Electromagnetic compatibility in aeroplanes
In the coming months, we will no longer be asked to turn off our mobile phones or tablets when we are on board aircraft. This change could not take place until the electromagnetic compatibility between our personal electronic devices and aeroplanes’ control, navigation and communication systems could be guaranteed.
Due to the high complexity of current aircraft, complete, expensive tests, trials and validations must be carried out to obtain certification for a plane and be able to put it into service. One set of tests is undertaken to verify the aircraft’s electromagnetic compatibility. This process is extremely costly in time and money, due to the installations that are required and the difficulties of testing in the design and prototype phases.
The HIRF-SE European project, which has been carried out over the last four years, has developed numerical simulation methods to assess the electromagnetic compatibility of aeroplanes and helicopters in the design phase and in the final validation for certification. The opportunity to assess the electromagnetic behaviour of the wiring and structure, taking into account the new materials used in aeronautics and before the final prototype of the aircraft is available, helps to considerably shorten the expensive certification and qualification stage.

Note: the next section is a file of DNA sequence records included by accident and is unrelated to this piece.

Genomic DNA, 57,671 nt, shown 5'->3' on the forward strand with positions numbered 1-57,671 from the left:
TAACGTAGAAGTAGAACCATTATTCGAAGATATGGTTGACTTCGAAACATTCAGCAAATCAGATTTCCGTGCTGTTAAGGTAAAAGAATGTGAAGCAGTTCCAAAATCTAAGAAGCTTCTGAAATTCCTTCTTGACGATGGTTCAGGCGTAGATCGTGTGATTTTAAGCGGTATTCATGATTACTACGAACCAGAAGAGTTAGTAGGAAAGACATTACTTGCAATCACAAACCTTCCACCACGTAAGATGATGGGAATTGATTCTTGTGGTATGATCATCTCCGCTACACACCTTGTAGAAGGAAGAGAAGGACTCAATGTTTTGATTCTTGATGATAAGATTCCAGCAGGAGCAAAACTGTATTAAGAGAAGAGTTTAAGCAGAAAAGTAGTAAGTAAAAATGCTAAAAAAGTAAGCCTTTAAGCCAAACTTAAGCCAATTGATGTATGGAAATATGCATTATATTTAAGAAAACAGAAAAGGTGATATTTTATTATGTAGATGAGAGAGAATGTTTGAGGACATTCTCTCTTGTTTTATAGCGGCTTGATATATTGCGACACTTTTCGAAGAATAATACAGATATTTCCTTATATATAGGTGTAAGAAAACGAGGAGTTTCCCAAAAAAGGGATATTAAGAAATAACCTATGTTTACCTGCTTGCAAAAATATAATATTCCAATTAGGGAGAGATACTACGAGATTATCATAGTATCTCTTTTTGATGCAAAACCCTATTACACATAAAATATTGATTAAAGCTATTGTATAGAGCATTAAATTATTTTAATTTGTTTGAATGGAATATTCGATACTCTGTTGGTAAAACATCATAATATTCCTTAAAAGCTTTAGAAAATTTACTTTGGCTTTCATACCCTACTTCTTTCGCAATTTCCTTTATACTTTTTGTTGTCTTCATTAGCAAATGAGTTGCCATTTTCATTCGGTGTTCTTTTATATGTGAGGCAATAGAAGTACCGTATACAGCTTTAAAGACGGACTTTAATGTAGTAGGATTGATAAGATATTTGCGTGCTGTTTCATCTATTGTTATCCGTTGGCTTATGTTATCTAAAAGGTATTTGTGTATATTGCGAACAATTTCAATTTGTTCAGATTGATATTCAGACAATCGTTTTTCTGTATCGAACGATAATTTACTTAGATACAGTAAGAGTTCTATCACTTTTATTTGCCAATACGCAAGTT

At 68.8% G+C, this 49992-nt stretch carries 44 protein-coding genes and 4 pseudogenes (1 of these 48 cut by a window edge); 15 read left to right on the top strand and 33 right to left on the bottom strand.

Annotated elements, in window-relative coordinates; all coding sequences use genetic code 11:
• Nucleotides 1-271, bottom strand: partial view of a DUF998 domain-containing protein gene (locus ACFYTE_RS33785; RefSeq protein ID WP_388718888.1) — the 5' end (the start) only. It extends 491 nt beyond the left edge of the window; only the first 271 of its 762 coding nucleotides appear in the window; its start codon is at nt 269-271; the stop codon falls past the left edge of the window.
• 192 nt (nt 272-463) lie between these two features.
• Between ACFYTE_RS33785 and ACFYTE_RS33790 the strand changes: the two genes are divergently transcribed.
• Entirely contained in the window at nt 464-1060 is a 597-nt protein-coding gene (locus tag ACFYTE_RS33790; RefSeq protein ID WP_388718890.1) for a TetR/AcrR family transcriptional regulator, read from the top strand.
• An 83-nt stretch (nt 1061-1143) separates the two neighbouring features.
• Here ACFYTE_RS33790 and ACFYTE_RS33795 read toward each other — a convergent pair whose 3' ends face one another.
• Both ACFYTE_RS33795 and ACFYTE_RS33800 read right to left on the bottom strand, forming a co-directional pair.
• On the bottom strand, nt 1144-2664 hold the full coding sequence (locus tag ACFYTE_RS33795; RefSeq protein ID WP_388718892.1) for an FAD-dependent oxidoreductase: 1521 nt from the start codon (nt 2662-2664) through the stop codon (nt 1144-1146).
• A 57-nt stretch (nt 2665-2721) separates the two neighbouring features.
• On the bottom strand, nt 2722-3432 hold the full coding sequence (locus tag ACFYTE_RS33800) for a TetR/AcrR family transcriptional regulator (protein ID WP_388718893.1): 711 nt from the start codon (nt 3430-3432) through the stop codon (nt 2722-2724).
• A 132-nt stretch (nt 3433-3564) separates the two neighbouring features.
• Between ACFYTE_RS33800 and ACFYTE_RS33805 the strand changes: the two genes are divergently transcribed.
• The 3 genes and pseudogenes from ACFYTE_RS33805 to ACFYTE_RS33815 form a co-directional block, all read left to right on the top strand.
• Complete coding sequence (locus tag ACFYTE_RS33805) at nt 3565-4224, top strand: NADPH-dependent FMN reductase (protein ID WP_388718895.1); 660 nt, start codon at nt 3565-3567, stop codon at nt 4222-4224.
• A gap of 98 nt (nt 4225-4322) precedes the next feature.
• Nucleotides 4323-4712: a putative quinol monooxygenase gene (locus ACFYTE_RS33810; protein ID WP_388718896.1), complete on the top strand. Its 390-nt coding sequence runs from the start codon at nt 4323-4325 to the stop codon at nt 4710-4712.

A total of 43 partners from 12 European countries have been involved in the project, whose total budget is 26.5 million euros.
The UPC’s Electromagnetic Compatibility Group worked on various tasks in this project. It developed post-processing and validation techniques for the simulation results. In addition, it participated in the test campaigns, by carrying out measurements on parts of unmanned helicopters and aeroplanes in the group’s laboratories. In addition, in collaboration with other partners, the group participated in the complete measurements for a helicopter in the facilities of Alenia, the Italian company that is coordinating the project.